Patient and public involvement refines the design of ProtOeus: a proposed phase II trial of proton beam therapy in oesophageal cancer
AuthorsNicholas, O. J.
Campbell, S. H.
Gwynne, S. H.
Hawkins, M. A.
AffiliationSouth West Wales Cancer Centre, Singleton Hospital, Sketty Lane, Swansea, SA2 8QA
MetadataShow full item record
AbstractBackground: Neoadjuvant chemoradiotherapy for oesophageal cancer significantly improves overall survival but is associated with severe post-operative complications. Proton beam therapy may reduce these toxicities by sparing normal tissues compared with standard radiotherapy. ProtOeus is a proposed randomised phase II study of neoadjuvant chemoradiotherapy in oesophageal cancer that compares proton beam therapy to standard radiotherapy techniques. As proton beam therapy services are often centralised in academic centres in major cities, proton beam therapy trials raise distinct challenges including patient acceptance of travelling for proton beam therapy, coordination of treatments with local centres and ensuring equity of access for patients. Methods: Focus groups were held early in the trial development process to establish patients' views on the trial proposal. Topics discussed include perception of proton beam therapy, patient acceptability of the trial pathway and design, patient-facing materials, and common clinical scenarios. Focus groups were led by the investigators and facilitated by patient involvement teams from the institutions who are involved in this research. Responses for each topic were analysed, and fed back to the trial's development group. Results: Three focus groups were held in separate locations in the UK (Manchester, Cardiff, Wigan). Proton beam therapy was perceived as superior to standard radiotherapy making the trial attractive. Patients felt strongly that travel costs should be reimbursed to ensure equity of access to proton beam therapy. They were very supportive of a shorter treatment schedule and felt that toxicity reduction was the most important endpoint. Discussion and conclusions: Incorporating patient views early in the trial development process resulted in significant trial design refinements including travel/accommodation provisions, choice of primary endpoint, randomisation ratio and fractionation schedule. Focus groups are a reproducible and efficient method of incorporating the patient and public voice into research.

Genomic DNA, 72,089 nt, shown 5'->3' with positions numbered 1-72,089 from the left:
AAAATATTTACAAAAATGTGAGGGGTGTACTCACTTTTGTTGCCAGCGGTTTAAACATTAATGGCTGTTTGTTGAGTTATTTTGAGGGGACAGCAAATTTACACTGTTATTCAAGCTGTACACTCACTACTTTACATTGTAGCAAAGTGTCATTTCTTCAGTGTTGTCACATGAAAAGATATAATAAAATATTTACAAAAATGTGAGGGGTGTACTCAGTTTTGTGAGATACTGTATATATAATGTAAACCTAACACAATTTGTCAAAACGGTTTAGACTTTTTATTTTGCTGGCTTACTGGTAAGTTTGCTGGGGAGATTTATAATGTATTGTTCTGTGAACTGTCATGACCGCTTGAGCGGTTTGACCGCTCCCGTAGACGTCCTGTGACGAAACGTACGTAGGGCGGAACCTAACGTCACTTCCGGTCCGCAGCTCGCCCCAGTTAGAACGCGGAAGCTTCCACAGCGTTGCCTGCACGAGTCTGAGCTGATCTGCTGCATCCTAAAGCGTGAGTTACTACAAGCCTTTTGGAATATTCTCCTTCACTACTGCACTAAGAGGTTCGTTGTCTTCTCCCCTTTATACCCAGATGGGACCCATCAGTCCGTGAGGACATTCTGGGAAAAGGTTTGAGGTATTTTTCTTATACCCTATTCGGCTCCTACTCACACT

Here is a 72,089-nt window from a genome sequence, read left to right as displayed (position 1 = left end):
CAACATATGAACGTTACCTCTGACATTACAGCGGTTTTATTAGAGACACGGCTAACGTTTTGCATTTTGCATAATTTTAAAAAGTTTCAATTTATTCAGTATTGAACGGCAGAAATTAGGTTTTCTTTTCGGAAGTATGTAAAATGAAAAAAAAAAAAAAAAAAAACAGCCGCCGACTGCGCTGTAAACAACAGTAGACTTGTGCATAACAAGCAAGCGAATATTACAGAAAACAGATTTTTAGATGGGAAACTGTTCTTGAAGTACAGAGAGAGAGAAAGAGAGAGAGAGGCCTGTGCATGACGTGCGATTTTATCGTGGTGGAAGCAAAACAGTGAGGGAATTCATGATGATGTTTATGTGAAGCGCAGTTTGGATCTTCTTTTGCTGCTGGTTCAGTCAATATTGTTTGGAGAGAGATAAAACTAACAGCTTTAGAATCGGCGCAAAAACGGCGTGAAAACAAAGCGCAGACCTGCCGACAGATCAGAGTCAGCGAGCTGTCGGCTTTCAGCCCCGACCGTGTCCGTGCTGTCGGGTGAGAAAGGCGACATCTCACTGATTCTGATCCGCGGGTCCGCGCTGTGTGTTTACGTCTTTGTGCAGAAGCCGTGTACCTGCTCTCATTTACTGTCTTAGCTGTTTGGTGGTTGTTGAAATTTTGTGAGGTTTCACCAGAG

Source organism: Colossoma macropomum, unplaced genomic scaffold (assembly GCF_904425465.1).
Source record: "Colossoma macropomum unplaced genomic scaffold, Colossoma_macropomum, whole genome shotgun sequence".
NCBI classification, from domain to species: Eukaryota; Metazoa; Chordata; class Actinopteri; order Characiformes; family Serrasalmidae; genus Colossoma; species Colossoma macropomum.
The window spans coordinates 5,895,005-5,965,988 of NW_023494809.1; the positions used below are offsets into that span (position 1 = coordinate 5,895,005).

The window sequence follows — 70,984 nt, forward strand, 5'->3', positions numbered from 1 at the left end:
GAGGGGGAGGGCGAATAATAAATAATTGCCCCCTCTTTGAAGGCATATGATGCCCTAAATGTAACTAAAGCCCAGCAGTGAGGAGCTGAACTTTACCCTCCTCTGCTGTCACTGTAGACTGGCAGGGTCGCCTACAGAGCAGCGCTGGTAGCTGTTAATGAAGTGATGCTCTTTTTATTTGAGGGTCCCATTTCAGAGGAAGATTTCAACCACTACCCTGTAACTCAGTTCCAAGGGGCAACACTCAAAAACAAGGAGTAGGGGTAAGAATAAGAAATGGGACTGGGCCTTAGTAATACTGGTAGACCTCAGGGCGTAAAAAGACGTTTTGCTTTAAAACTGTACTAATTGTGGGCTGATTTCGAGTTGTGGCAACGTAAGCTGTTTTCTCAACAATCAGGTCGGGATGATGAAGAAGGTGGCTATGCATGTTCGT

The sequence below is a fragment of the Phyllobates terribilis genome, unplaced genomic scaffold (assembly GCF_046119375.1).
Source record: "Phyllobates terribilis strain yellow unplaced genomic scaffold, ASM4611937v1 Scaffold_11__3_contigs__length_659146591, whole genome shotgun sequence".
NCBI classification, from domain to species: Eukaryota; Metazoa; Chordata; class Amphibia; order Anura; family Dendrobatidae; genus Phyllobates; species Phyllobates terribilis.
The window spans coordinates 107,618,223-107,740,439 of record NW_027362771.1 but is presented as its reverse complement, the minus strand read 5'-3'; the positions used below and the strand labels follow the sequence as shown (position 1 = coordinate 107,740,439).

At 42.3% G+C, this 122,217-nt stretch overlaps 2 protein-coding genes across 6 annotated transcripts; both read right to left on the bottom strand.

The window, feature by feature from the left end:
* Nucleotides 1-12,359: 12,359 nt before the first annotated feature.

CitationNicholas OJ, Joseph O, Keane A, Cleary K, Campbell SH, Gwynne SH, et al. Patient and Public Involvement Refines the Design of ProtOeus: A Proposed Phase II Trial of Proton Beam Therapy in Oesophageal Cancer. Patient. 2020.
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